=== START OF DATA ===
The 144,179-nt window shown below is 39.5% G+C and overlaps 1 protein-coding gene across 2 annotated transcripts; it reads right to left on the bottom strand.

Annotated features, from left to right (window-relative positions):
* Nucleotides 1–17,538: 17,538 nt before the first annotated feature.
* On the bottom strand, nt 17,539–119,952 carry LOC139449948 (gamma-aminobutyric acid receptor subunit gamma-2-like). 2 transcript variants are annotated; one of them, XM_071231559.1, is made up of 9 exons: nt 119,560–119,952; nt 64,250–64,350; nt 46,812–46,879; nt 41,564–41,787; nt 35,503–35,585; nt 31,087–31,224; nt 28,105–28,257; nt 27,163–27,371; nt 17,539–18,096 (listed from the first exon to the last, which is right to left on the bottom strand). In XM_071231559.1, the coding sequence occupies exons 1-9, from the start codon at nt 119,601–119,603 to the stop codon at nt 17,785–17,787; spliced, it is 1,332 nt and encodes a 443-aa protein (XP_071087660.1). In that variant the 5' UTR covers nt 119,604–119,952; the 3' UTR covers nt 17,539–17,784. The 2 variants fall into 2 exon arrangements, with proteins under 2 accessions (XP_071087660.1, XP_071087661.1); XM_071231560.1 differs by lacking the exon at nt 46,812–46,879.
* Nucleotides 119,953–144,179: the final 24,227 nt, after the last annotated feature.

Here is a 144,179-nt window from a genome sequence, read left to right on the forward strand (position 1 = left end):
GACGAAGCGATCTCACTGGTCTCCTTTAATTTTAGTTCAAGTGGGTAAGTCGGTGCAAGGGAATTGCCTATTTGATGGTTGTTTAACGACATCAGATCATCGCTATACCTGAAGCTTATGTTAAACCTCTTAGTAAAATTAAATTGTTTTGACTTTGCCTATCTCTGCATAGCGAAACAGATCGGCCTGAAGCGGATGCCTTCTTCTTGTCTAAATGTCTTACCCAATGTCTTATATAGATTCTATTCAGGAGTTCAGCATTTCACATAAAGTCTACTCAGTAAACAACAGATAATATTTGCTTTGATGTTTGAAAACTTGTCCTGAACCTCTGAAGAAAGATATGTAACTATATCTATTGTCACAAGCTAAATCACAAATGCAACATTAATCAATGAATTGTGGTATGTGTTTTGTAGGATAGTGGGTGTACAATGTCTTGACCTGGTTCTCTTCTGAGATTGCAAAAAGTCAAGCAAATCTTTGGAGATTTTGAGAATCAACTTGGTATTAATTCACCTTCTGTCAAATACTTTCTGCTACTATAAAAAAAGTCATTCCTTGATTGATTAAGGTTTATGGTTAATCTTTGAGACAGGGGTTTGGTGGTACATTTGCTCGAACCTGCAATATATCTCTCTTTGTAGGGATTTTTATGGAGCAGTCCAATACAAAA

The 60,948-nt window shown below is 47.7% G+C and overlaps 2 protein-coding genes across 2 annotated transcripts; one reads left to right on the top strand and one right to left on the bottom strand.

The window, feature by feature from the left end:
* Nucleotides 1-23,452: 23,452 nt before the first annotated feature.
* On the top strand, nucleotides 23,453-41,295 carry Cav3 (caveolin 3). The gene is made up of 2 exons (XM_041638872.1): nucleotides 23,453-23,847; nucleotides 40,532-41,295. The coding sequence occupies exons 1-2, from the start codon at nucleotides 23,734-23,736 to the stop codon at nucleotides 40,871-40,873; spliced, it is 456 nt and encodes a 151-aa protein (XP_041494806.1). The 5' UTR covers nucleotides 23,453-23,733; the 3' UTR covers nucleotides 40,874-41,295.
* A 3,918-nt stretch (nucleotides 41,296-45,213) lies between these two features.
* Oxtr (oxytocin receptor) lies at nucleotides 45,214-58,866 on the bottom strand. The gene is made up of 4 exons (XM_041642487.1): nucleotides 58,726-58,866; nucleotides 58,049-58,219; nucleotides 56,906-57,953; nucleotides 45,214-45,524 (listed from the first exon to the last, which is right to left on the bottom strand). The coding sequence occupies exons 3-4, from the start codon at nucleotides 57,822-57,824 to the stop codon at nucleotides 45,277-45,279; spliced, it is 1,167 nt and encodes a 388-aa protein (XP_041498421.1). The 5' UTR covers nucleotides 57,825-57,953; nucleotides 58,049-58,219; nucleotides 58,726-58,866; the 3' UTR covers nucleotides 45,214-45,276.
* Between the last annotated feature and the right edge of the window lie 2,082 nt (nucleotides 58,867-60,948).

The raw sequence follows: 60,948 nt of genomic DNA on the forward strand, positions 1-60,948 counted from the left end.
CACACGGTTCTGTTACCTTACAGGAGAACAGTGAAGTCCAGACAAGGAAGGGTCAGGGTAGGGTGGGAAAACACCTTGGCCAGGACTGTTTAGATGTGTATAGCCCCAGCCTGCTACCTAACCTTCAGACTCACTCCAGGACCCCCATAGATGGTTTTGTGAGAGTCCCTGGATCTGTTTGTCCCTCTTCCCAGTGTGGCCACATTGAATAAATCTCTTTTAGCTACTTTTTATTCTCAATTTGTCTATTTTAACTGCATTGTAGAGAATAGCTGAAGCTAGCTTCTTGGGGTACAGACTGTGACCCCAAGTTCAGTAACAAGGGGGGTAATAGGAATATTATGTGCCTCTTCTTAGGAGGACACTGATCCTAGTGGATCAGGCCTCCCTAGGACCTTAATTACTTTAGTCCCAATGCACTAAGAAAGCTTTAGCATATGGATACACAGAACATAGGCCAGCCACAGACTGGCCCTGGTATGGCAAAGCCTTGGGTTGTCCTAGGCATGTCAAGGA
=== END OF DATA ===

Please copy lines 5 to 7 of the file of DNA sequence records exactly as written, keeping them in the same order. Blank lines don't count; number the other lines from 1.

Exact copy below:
* Nucleotides 119,953–144,179: the final 24,227 nt, after the last annotated feature.

Here is a 144,179-nt window from a genome sequence, read left to right on the forward strand (position 1 = left end):
GACGAAGCGATCTCACTGGTCTCCTTTAATTTTAGTTCAAGTGGGTAAGTCGGTGCAAGGGAATTGCCTATTTGATGGTTGTTTAACGACATCAGATCATCGCTATACCTGAAGCTTATGTTAAACCTCTTAGTAAAATTAAATTGTTTTGACTTTGCCTATCTCTGCATAGCGAAACAGATCGGCCTGAAGCGGATGCCTTCTTCTTGTCTAAATGTCTTACCCAATGTCTTATATAGATTCTATTCAGGAGTTCAGCATTTCACATAAAGTCTACTCAGTAAACAACAGATAATATTTGCTTTGATGTTTGAAAACTTGTCCTGAACCTCTGAAGAAAGATATGTAACTATATCTATTGTCACAAGCTAAATCACAAATGCAACATTAATCAATGAATTGTGGTATGTGTTTTGTAGGATAGTGGGTGTACAATGTCTTGACCTGGTTCTCTTCTGAGATTGCAAAAAGTCAAGCAAATCTTTGGAGATTTTGAGAATCAACTTGGTATTAATTCACCTTCTGTCAAATACTTTCTGCTACTATAAAAAAAGTCATTCCTTGATTGATTAAGGTTTATGGTTAATCTTTGAGACAGGGGTTTGGTGGTACATTTGCTCGAACCTGCAATATATCTCTCTTTGTAGGGATTTTTATGGAGCAGTCCAATACAAAA